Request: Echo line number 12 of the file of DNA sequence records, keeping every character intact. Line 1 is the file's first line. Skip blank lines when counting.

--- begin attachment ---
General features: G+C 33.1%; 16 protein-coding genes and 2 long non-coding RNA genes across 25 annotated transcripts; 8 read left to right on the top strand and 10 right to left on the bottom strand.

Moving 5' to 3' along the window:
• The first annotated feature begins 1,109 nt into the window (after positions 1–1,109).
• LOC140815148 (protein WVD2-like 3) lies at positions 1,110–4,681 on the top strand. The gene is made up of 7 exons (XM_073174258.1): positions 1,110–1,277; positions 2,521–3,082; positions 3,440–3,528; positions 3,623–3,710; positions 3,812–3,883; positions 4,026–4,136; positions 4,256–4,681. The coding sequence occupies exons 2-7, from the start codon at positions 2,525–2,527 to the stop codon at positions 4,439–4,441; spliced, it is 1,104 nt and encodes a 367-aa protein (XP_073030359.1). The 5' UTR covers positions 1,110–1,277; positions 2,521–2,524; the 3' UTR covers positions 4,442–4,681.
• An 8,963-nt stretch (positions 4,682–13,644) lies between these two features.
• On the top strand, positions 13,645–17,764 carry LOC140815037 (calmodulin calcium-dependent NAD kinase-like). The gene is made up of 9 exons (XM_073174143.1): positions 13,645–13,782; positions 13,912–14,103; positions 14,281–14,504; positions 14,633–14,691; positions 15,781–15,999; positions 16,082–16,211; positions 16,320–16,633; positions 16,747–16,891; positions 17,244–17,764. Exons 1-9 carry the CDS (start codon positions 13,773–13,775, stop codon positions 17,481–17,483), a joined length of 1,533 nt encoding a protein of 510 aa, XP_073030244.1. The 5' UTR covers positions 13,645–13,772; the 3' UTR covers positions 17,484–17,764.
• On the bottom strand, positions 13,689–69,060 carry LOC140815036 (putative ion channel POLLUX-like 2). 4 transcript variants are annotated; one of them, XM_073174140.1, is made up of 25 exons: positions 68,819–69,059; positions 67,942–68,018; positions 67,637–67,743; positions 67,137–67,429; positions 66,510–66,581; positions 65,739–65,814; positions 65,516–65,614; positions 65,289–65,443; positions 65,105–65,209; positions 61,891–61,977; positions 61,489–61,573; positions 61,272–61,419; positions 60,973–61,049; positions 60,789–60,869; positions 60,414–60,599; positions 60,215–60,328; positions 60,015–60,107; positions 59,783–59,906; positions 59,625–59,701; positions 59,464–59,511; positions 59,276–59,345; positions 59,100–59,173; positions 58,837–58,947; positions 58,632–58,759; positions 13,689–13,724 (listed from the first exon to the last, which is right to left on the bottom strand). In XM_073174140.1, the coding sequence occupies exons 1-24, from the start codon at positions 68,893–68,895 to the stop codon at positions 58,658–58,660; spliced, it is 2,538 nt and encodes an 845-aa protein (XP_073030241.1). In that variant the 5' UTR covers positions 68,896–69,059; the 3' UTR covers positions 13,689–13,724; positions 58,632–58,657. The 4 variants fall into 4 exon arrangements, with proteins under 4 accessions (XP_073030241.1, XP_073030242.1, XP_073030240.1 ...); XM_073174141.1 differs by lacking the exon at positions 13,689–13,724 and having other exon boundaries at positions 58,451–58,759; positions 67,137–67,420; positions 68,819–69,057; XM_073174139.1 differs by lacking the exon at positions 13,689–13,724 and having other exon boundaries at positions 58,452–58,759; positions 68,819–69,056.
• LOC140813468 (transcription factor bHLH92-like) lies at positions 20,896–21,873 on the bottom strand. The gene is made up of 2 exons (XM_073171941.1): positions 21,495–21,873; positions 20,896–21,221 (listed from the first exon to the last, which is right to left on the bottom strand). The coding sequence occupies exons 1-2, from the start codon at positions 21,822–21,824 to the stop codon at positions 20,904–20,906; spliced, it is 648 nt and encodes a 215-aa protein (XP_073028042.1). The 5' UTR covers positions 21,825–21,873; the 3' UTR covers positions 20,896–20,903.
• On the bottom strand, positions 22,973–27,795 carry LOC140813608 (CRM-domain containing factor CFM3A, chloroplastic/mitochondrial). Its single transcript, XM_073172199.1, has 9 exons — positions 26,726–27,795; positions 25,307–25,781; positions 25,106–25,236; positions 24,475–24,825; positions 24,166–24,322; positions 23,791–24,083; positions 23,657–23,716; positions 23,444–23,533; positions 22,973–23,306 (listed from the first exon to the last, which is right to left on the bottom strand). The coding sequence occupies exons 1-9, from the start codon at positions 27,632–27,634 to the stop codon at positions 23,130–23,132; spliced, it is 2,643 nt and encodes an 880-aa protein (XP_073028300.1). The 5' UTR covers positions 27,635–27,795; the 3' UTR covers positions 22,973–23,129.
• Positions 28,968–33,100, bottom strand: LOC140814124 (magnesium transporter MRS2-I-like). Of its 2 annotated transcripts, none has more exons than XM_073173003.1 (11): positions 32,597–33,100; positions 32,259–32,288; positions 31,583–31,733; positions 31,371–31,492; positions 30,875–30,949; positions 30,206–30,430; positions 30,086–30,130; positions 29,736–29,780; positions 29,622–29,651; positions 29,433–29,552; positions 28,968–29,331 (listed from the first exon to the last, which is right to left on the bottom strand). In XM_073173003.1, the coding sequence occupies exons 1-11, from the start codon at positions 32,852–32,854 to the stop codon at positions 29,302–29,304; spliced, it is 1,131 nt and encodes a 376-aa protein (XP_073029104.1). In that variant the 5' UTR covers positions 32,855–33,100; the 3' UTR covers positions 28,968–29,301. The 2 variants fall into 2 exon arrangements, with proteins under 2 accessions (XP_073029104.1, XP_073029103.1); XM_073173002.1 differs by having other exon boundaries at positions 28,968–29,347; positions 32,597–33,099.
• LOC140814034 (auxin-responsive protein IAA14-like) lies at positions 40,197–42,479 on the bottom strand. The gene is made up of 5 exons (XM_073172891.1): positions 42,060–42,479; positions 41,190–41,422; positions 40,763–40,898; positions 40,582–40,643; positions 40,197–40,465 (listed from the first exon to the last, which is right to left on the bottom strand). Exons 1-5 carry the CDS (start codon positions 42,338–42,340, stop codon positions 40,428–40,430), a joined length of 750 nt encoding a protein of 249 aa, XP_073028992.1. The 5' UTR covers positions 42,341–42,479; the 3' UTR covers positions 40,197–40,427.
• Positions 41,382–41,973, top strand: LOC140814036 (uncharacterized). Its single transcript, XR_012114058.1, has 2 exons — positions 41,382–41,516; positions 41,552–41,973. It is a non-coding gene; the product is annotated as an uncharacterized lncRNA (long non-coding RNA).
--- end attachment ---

• Positions 41,382–41,973, top strand: LOC140814036 (uncharacterized). Its single transcript, XR_012114058.1, has 2 exons — positions 41,382–41,516; positions 41,552–41,973. It is a non-coding gene; the product is annotated as an uncharacterized lncRNA (long non-coding RNA).